A light-field display projects 3D aerial imagery that is visible to the unaided eye (without glasses or head tracking) and allows for perspective correct visualization within the display’s projection volume. A light-field display is essentially a large plenoptic projector. Whereas a plenoptic camera captures a light-field in the form of a radiance image of a defined spatial and angular resolution, the light-field display computes a synthetic radiance image from a 3D scene/model and projects the radiance image through a microlens array to construct a 3D visual. Binocular disparity, occlusion, specular highlights, gradient shading, and other expected depth cues are correct from the viewer’s perspective as in the natural real-world light-field.
As shown in Figure 1, a 3D application is responsible for fusing the appropriate 2D and 3D data sources to construct a 3D model/scene which is then streamed to the light-field display. In this manner, the actual light-field display is application and data agnostic and can be used for a variety of purposes such as battlespace management and medical simulation/training. User interaction with the light-field is typically accomplished by use of a 3D wand/pointer, touch screen, or gesture recognition system. The host application is responsible for registering, tracking, and responding to input device actions within the light-field.
Within the light-field display proper there are four primary systems:
- Radiance Image (Hogel) Computation
- Accepts a 3D model/scene and a 3D model of an image plane and generates the radiance image (hogel views).
- Drive Electronics
- The drive electronics manage the delivery of the radiance image pixel data to the spatial light modulators (SLMs) in the photonics subsystem.
- The radiance image is converted into light/photons by an array of SLMs, which project the light-rays through an array of microlens (hogel optics).
- Hogel Optics
- The microlenses that angularly distribute the radiance image light-rays to construct a full-parallax 3D scene that is perspective correct for all views/viewers within the light-field display’s projection frustum.
Light-field Hogel Optics
In a light-field display (LfD), optical elements are used to project light emanating from a spatial light modulator (SLM) towards a viewer or viewers. A correct and optimized optical design is absolutely critical for preserving detail within the light-field display 3D aerial projection. The intent of a good optical design is that it not be the limiting factor in the quality of the projected 3D image.
Designing the optics presents some challenges that are non-typical in the optics world; a LfD projects only a virtual object above [or below] the image plane. There is no physical object for your eyes to focus on. Compounding this problem, the human vision system (HVS) tends to focus on high contrast items within the visual field. In an LfD, the lenslet array is a high contrast object, so the eyes tend to focus on it rather than on the virtual object that is being projected (as seen in Figure 2). FoVI3D's approach is to reduce the lenslet size such that the HVS does not see the individual lenslets. A typical viewer can resolve about 1 arcmin (~0.017°), which computes to ~0.23mm at a distance of 0.8m. Said another way, if the lenslet-to-lenslet pitch is less than 0.23, it will be indistinguishable to an average viewer from a distance of 0.8m. Size reduction comes at a cost as there are only a finite number of pixels that fit under each lenslet, and this number decreases as the lenslets get smaller, the number of distinct views possible from each lenslet is proportionally decreased. This causes reduced 3D fidelity of the projected image. This balance of lenslet size to number of pixels (and thus number of anglets that can be projected) is call the spatial-angular trade.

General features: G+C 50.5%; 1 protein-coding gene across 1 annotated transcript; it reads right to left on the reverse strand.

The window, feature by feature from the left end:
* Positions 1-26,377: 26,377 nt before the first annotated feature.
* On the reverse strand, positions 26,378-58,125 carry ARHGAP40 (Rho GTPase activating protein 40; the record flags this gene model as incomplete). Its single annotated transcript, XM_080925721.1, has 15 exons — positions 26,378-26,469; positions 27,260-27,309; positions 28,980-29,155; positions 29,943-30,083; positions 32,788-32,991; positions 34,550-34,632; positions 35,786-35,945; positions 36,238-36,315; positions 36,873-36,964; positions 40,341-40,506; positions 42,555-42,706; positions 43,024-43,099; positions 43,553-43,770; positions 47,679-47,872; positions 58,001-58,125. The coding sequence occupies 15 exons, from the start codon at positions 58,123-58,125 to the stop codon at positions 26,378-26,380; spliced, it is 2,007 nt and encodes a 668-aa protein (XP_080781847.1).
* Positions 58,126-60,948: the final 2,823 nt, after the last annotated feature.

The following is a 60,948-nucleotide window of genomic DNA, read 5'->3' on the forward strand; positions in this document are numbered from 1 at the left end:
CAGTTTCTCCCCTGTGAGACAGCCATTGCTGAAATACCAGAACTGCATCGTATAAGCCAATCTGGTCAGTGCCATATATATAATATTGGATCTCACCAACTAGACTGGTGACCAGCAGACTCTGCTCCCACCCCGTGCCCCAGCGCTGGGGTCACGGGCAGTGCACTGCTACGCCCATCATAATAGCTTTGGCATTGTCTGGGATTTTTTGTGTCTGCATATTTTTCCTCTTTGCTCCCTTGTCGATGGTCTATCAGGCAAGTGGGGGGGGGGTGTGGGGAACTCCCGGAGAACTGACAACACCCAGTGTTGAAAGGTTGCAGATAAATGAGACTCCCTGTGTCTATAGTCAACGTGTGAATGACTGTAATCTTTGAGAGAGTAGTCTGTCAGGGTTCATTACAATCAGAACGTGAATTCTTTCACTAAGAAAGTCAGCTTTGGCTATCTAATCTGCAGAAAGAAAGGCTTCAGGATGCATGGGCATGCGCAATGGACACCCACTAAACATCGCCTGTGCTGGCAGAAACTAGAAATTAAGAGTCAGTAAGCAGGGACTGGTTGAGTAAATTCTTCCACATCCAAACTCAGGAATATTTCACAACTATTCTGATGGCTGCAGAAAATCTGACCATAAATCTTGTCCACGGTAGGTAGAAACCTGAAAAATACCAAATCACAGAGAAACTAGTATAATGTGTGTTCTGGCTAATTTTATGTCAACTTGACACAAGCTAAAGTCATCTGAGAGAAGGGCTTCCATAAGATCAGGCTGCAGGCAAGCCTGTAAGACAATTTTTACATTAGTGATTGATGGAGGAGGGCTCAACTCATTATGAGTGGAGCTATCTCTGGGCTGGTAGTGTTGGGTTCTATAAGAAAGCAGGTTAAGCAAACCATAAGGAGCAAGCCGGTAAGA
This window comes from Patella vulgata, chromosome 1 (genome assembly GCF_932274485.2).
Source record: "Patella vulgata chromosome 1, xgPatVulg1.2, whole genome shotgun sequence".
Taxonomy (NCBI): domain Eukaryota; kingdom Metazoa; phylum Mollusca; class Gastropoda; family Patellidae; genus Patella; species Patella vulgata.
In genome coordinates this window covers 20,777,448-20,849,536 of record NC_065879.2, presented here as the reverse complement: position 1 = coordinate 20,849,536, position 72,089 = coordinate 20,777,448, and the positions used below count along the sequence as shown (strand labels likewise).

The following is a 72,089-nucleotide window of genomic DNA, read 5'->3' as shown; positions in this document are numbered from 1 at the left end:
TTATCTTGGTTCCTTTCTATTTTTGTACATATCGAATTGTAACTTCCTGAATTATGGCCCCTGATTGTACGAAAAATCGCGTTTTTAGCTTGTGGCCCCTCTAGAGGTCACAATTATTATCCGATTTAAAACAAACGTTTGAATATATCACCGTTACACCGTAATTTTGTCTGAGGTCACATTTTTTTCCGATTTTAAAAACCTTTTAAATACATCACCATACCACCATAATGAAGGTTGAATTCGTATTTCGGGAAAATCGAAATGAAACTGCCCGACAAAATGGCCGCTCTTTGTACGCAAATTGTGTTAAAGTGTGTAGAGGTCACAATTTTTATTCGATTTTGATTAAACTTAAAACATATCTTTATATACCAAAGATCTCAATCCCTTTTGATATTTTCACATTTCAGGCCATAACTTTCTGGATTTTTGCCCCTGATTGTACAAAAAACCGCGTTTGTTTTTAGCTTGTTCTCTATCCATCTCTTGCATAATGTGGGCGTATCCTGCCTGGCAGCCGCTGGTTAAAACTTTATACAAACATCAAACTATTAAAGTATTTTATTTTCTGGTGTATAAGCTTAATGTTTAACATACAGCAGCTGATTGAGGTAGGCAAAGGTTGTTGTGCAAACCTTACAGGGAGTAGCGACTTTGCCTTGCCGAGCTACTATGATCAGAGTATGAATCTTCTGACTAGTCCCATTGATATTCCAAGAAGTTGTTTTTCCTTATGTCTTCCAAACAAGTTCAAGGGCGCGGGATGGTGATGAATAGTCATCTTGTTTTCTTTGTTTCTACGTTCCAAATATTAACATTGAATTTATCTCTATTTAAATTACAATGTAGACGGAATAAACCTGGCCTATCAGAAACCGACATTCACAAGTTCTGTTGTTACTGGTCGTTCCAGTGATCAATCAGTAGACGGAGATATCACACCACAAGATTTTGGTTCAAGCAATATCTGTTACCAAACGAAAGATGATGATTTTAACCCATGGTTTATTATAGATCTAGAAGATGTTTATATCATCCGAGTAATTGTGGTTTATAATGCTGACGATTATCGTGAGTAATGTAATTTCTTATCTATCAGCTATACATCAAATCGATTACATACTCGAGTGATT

For these and other reasons, one of the most critical aspects of design is appropriate simulation. Optical design programs (e.g. Zemax/OpticStudio and ASAP) are very effective for the design and simulation of traditional imaging optical systems. That being said, FoVI3D has developed advanced, multi-perspective methods for optically simulating a light-field display. The simulations have a very strong correlation to naked-eye viewing, allowing the 3D-display optical system to be optimized to the greatest extent possible. A comparison of a simple system simulation and projected image can be seen in Figure 3.
The spatial light modulator (SLM) in a light-field display (LfD) converts the radiance image into photons and is a critical factor in the projected 3D aerial image.. Generally, smaller pixel sizes (i.e. more pixels in the same amount of space) equate to higher quality projected images if the detail can be preserved when angularly disturbed by the hogel optics. As such, the goal in the design of an LfD is to produce the smallest size pixel in the largest continuous bed of pixels possible. For reference, a 55” 4K UHD TV has pixels that are ~0.3mm. A pixel bed of this size would be great, but the pixel size is prohibitively large.